You have to purge a crawfish to get rid of the last things it ate, usually grass and mud. These things may not be harmful once cooked thoroughly; they will still greatly affect the taste of the crawfish. Usually making them quite tart and unpleasant to the pallet when eaten, even when you cover them in a giant dollop of sauce.

How to purge crawfish?

Crawfish are commonly referred to as mudbugs because they are harvested out of muddy freshwater ponds. Because of this you will need to give them delicious mudbugs a bath to remove the musty or earthy flavor associated with crawfish.

Everyone one in the crawfish community has a different purging method. Some people will add salt to the purging process while others don’t even bother. They just dump them in the boiling water.

I just use water and keep washing them until the water is clear. This is by far one the most labor-intensive process of boiling crawfish.

But it is also the most important step to boiling crawfish. If you do not purge and pick out the dead craw fish you will end up with some of the nastiest tasting crawfish.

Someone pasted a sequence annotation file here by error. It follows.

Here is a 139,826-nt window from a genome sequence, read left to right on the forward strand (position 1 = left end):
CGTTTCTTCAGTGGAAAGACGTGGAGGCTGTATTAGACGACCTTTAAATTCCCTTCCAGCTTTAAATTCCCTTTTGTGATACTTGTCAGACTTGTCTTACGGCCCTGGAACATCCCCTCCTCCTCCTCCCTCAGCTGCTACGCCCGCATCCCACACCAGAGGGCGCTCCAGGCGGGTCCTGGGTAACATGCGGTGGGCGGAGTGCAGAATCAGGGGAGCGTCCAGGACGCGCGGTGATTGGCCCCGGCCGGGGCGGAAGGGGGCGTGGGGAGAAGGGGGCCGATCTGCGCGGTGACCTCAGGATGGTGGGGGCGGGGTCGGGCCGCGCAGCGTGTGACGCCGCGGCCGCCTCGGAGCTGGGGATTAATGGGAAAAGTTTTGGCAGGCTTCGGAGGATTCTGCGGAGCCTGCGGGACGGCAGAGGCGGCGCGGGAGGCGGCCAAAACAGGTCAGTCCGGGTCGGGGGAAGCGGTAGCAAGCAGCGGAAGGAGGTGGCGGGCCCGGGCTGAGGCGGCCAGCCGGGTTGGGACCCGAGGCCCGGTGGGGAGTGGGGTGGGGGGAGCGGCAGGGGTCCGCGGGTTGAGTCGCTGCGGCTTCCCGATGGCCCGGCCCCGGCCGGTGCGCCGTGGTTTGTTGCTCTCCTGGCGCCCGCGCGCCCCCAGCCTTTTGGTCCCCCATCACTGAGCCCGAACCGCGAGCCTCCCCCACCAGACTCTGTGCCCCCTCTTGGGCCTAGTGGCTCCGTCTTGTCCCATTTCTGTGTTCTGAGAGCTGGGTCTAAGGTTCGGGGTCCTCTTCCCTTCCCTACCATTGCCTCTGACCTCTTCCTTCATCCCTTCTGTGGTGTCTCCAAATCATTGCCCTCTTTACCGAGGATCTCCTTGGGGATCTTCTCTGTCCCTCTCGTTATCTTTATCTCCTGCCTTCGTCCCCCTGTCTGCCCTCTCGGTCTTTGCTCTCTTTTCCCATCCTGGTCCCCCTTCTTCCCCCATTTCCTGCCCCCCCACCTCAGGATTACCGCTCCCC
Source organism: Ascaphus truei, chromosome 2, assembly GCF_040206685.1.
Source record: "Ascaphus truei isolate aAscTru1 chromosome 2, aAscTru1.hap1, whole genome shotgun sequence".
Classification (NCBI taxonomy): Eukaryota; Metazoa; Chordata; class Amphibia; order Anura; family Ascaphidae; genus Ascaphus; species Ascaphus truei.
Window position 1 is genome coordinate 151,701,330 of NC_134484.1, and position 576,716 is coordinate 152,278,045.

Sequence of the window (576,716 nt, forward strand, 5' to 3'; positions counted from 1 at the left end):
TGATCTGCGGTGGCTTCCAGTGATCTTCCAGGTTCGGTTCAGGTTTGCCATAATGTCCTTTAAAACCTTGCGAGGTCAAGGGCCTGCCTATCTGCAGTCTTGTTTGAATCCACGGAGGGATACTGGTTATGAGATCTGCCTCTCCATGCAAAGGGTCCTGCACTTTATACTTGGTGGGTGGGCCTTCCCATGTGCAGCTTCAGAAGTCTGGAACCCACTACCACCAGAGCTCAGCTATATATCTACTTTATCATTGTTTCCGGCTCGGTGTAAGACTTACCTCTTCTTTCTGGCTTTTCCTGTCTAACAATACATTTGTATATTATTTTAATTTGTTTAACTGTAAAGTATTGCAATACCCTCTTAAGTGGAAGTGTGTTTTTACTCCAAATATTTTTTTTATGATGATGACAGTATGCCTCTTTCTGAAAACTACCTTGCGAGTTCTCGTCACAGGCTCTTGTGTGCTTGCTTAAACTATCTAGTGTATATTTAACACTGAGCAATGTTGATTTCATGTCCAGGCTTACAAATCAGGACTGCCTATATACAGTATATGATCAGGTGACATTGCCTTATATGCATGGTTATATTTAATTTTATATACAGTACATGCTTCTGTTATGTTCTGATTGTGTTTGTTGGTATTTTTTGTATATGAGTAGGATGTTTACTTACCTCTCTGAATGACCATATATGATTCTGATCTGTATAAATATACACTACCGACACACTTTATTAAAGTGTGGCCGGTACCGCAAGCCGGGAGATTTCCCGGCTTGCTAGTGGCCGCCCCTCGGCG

You will need an ice chest or wash tub, paddle and a water hose. You will dump the crawfish into the container and fill with water.

When the container is filling with water you will be able to see the water turning dark from the mud washing off the crawfish.

With a paddle, spin the crawfish around and be sure to pick out any dead crawfish. They will typically float to the top of the container during the purging process. Then dump out the water.

Repeat the process till the water in the container turns clear.

How long should you purge crawfish?

Once you have your crawfish and you have your buckets and tools ready you may be wondering just how long you should be washing them.

A confusing question to only be asking when you already have sack of crawfish in one hand and a hose in the other.